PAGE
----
If anything’s for certain in our current situation, it’s that the coronavirus has forced businesses, employees and medical workers to adapt to a new kind of normal. Due to its rapid spreading, people everywhere are flocking to supermarkets and grocery stores for everyday essentials in bulk. While grocery stores and their employees are kept busy, many restaurants, malls and other stores are forced to limit their hours or temporarily shut down in an effort to promote social distancing and halt further spreading of the virus. Despite the fact that these closures were put in place for public health and safety reasons, we can’t ignore the fact that one of the biggest negatives of this for many is the recent lack of jobs for people that don’t work in hospitals, as restaurant chefs or at grocery stores providing the public with the products and services they require during this pandemic.
Although everyone is affected in some way whether that be a direct or distant link, in terms of jobs it comes down to the people providing the public with the services and goods they need. Many stores deemed “non-essential” have been temporarily closed and most restaurants have been required to carry out delivery and curbside-pick up orders only. Many of my close friends and family members have had their shifts canceled because there is a decrease in demand for servers, bartenders or baristas in places that normally require those services. This means no more money coming in for these individuals and any others who solely depend on their paychecks to thrive.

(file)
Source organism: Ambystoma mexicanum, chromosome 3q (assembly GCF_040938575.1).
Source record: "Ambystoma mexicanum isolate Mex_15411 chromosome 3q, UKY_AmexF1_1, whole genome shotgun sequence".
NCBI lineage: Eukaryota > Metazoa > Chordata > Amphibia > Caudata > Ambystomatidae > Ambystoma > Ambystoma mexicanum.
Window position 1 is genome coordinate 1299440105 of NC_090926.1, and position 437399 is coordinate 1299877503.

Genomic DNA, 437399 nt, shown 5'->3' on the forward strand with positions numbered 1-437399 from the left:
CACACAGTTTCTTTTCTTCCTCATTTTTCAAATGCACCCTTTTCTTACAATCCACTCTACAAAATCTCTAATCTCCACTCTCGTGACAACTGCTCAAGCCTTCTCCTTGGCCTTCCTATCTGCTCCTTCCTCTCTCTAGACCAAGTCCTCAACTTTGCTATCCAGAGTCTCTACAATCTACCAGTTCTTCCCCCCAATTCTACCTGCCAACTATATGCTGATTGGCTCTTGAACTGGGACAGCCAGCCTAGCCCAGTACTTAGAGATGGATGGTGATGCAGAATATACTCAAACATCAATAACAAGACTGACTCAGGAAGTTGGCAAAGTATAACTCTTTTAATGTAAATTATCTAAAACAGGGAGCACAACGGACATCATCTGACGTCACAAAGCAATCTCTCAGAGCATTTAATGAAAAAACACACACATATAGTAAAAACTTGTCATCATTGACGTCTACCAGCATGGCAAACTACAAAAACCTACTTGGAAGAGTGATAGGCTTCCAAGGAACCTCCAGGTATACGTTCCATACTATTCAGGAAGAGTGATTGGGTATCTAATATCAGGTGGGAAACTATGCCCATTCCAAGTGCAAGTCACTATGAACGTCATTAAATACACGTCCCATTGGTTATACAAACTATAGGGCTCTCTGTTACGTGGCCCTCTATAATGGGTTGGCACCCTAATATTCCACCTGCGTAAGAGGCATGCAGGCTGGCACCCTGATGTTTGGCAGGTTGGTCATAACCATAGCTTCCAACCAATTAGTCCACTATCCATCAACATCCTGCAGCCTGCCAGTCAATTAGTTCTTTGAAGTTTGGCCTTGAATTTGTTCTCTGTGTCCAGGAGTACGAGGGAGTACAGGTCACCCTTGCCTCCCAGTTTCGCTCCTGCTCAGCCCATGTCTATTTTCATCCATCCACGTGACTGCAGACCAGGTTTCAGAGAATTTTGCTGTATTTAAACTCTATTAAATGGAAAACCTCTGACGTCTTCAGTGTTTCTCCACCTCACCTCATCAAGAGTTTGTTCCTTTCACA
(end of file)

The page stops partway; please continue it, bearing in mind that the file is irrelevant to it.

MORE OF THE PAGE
It is easy to get caught up in the craziness when you feel like everyone else is panicking. Not to mention, without a job you might feel like you’re starting to lose control. It’s okay to feel this way. Many working-class citizens, like you, are also concerned with how they are going to pay their rent, or buy groceries, or pay for gas and do their taxes on time all while the virus takes away the main line of income they depend on. Because of the pandemic, many organizations and corporations are adopting what I like to call a “universal leniency policy” where due dates for taxes and fees are being delayed or pushed to a further date to help out people during this financially straining time. For example, the IRS announced that people can delay filing and paying their federal tax bills for up to 90 days to July 15 from April 15. For more information regarding this year’s taxes, you can click the link right here. Also, there are ways to receive unemployment benefits if you meet the designated requirements which vary by state. For more information on unemployment benefits in Florida, visit this website.
During times of high stress, it’s best to keep a level head. Unemployment might be putting a strain on your everyday routine and lifestyle but staying healthy is the main priority. Take care of your own health, your family’s health, check in on friends and others close to you because if one thing’s for sure, we need to support each other and not be quick to panic in this time of need.